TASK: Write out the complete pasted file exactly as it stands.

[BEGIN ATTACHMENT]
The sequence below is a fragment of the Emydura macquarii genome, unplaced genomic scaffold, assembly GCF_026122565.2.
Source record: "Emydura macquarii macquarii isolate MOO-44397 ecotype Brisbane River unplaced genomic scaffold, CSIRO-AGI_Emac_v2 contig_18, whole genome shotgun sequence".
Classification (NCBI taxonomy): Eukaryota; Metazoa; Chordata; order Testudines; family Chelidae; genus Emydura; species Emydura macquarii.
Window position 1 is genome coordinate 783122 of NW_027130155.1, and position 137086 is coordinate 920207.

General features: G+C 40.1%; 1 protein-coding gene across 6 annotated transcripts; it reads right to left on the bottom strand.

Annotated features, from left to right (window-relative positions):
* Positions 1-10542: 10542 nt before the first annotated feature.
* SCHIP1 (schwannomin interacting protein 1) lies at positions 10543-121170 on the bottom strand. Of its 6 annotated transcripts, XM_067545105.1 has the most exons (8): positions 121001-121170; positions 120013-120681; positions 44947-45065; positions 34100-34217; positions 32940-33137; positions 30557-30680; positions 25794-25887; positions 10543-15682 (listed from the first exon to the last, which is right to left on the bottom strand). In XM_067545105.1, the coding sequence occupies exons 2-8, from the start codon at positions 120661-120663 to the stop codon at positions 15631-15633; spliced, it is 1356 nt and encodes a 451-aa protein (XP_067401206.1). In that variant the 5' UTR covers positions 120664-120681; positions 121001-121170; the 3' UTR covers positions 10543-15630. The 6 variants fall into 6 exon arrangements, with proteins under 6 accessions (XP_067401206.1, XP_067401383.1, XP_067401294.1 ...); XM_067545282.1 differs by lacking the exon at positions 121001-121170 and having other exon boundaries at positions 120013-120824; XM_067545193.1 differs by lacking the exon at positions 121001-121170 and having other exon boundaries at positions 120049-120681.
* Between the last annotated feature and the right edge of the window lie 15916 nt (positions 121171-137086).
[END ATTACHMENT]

The sequence below is a fragment of the Emydura macquarii genome, unplaced genomic scaffold, assembly GCF_026122565.2.
Source record: "Emydura macquarii macquarii isolate MOO-44397 ecotype Brisbane River unplaced genomic scaffold, CSIRO-AGI_Emac_v2 contig_18, whole genome shotgun sequence".
Classification (NCBI taxonomy): Eukaryota; Metazoa; Chordata; order Testudines; family Chelidae; genus Emydura; species Emydura macquarii.
Window position 1 is genome coordinate 783122 of NW_027130155.1, and position 137086 is coordinate 920207.

General features: G+C 40.1%; 1 protein-coding gene across 6 annotated transcripts; it reads right to left on the bottom strand.

Annotated features, from left to right (window-relative positions):
* Positions 1-10542: 10542 nt before the first annotated feature.
* SCHIP1 (schwannomin interacting protein 1) lies at positions 10543-121170 on the bottom strand. Of its 6 annotated transcripts, XM_067545105.1 has the most exons (8): positions 121001-121170; positions 120013-120681; positions 44947-45065; positions 34100-34217; positions 32940-33137; positions 30557-30680; positions 25794-25887; positions 10543-15682 (listed from the first exon to the last, which is right to left on the bottom strand). In XM_067545105.1, the coding sequence occupies exons 2-8, from the start codon at positions 120661-120663 to the stop codon at positions 15631-15633; spliced, it is 1356 nt and encodes a 451-aa protein (XP_067401206.1). In that variant the 5' UTR covers positions 120664-120681; positions 121001-121170; the 3' UTR covers positions 10543-15630. The 6 variants fall into 6 exon arrangements, with proteins under 6 accessions (XP_067401206.1, XP_067401383.1, XP_067401294.1 ...); XM_067545282.1 differs by lacking the exon at positions 121001-121170 and having other exon boundaries at positions 120013-120824; XM_067545193.1 differs by lacking the exon at positions 121001-121170 and having other exon boundaries at positions 120049-120681.
* Between the last annotated feature and the right edge of the window lie 15916 nt (positions 121171-137086).